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Overconfident UK investors fall prey to £1.2bn of fraud

A national campaign launched today warns UK investors they risk falling victim to thousands of pounds worth of fraud if they fail to take simple steps to check who they’re investing with.

Risky Man

The campaign, led by Action Fraud, the national fraud and internet crime reporting centre estimates that £1.2 billion is lost nationally to investment fraud every year.*

Figures collected as part of the nationwide campaign show that almost half (49%) of the men surveyed aged 36+ (a group most likely to have made investments*), admit to having given out personal details before checking the credentials of the person who contacted them and only 57% think they can tell frauds from genuine offers.

As part of a national call to action, entitled The Devil’s in Their Details, government and the private sector have come together to advise investors of the steps they can take to identify and avoid these scams. Action Fraud has teamed up with industry bodies including Financial Fraud Action UK (FFA UK), representing the banks and wider financial services sector, and regulators including the Financial Services Authority (FSA) to raise awareness amongst those at greatest risk of falling victim to fraud.

The campaign also features an online video created to provide a vivid illustration highlighting the risk a person faces if they don’t check before they invest.

Demonstrating the extent of under-reporting, Action Fraud has received reports of £15.5million* of money lost to investment fraud during the last six months. However, according to the FSA, only an estimated 10% of these investment crimes are reported*, with victims often failing to overcome a sense of shame and stigma before making a report, and the actual number and amounts lost are much higher.

Peter Wilson, Director at the National Fraud Authority who runs Action Fraud comments: “Some of the biggest personal fraud losses reported to police are from investors, a group that we think of as savvy and entrepreneurial.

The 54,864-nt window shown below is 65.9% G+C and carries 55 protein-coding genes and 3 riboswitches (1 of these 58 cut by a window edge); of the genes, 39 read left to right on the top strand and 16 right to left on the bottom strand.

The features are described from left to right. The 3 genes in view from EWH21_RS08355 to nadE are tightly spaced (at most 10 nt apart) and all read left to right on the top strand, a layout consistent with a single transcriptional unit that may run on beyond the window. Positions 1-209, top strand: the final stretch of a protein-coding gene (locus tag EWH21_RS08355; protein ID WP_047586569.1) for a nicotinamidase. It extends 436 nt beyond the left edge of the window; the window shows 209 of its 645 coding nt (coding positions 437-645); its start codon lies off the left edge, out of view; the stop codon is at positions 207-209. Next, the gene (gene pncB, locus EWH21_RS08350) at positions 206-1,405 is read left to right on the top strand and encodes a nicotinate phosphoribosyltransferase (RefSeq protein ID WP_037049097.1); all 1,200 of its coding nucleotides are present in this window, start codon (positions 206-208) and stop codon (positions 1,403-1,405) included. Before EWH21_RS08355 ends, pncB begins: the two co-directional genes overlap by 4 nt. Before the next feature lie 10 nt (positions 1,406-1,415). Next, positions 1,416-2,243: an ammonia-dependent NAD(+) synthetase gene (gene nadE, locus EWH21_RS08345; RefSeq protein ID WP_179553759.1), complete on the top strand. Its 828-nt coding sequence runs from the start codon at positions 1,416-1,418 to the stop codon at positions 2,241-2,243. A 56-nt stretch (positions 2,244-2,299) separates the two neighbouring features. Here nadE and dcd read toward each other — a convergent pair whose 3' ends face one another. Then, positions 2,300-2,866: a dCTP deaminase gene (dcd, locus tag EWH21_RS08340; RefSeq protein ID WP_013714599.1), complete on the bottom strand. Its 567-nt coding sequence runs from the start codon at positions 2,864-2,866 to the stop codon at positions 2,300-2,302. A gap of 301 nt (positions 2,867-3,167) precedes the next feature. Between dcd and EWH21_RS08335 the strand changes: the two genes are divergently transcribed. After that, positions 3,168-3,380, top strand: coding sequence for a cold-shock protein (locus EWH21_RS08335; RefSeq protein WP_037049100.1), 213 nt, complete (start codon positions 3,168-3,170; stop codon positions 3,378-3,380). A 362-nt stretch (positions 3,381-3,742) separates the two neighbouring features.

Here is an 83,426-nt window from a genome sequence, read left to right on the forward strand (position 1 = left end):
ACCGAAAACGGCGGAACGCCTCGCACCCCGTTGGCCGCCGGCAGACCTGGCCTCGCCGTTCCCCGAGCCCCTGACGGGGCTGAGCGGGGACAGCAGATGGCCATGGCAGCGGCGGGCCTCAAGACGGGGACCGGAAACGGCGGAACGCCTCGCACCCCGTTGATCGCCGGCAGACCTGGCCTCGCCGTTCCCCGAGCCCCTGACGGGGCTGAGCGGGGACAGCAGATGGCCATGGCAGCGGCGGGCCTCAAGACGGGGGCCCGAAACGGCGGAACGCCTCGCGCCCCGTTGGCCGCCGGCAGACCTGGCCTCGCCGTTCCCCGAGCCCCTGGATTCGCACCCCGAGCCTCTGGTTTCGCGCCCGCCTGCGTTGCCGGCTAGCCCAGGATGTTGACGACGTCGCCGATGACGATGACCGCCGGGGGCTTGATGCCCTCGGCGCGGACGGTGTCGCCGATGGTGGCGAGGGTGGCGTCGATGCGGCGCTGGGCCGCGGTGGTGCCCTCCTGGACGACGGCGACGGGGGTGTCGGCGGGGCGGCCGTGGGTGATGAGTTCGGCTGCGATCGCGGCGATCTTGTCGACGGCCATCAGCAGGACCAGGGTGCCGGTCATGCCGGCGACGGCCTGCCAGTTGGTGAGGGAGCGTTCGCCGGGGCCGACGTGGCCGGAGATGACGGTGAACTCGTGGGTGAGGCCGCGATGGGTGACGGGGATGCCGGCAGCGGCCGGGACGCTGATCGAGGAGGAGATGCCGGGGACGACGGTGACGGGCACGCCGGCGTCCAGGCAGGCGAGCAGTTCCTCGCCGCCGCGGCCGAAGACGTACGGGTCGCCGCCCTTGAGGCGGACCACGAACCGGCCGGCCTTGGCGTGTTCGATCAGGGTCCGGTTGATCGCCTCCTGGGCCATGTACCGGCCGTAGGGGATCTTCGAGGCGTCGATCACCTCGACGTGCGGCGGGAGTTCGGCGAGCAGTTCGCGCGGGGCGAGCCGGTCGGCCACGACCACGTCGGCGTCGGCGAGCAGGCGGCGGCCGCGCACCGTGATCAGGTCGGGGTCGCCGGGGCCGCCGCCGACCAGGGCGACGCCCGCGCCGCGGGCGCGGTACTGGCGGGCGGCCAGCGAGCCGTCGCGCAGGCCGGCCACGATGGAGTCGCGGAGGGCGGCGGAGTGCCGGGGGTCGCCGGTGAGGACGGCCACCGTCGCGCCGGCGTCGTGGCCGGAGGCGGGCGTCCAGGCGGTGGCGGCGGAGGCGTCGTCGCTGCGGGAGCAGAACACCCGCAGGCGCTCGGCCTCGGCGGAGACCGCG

Our intelligence shows that amounts ranging between £10K to over £1m are being handed over to fraudsters by victims. This loss is likely to be permanent and will not only deal a life-changing blow to the victims, but possibly their family and their business. Before investing large sums of money everyone should take a step back and consider if it sounds too good to be true, it probably is. The Action Fraud website contains simple steps people can take to prevent them from losing hard earned money.“

A victim of fraud, who lost over £1.5million to an investment scam and wishes to remain anonymous, said: “When a high-flying son of a family friend approached us about investing in a group of companies he was involved in we had no reason not to trust him. We invested a small amount of money first and were regularly updated on how our money was growing – and were even able to take some money back out of the company; all increasing the authenticity and resulting in us continuing to invest”.

“When we tried to take all of our money out, we were fobbed off with excuses. I grew increasingly ill with the stress and the fear of losing the family home. My doctor advised me to take some time to get better before confronting my money situation. A year later, one of the companies in this group no longer existed – the directors had apparently all moved on – that’s when I reported it to Action Fraud”.

“In total I lost over £1.5 million to this scam and I’m still trying to recover this – I would urge other people to report as soon as they have a suspicion that their investment isn’t for real – the sooner they do the sooner the police can work towards making sure it doesn’t happen to anyone else.”